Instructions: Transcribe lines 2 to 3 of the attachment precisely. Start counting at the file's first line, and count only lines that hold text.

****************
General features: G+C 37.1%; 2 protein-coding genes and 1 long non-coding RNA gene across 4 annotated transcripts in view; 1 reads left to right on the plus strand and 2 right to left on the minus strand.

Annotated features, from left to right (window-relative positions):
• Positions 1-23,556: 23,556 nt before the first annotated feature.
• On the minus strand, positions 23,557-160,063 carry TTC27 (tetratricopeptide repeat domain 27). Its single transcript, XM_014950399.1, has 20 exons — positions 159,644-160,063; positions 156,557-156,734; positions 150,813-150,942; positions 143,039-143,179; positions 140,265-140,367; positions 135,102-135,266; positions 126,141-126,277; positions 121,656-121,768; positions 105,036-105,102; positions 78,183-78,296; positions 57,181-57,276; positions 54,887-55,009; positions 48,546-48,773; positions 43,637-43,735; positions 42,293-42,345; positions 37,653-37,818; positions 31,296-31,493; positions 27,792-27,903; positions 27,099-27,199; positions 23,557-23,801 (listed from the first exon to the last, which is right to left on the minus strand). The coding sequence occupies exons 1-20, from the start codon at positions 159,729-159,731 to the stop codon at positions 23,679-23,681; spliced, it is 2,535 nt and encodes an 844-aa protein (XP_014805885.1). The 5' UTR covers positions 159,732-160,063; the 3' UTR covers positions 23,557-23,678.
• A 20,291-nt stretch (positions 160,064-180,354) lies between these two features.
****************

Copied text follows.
Annotated features, from left to right (window-relative positions):
• Positions 1-23,556: 23,556 nt before the first annotated feature.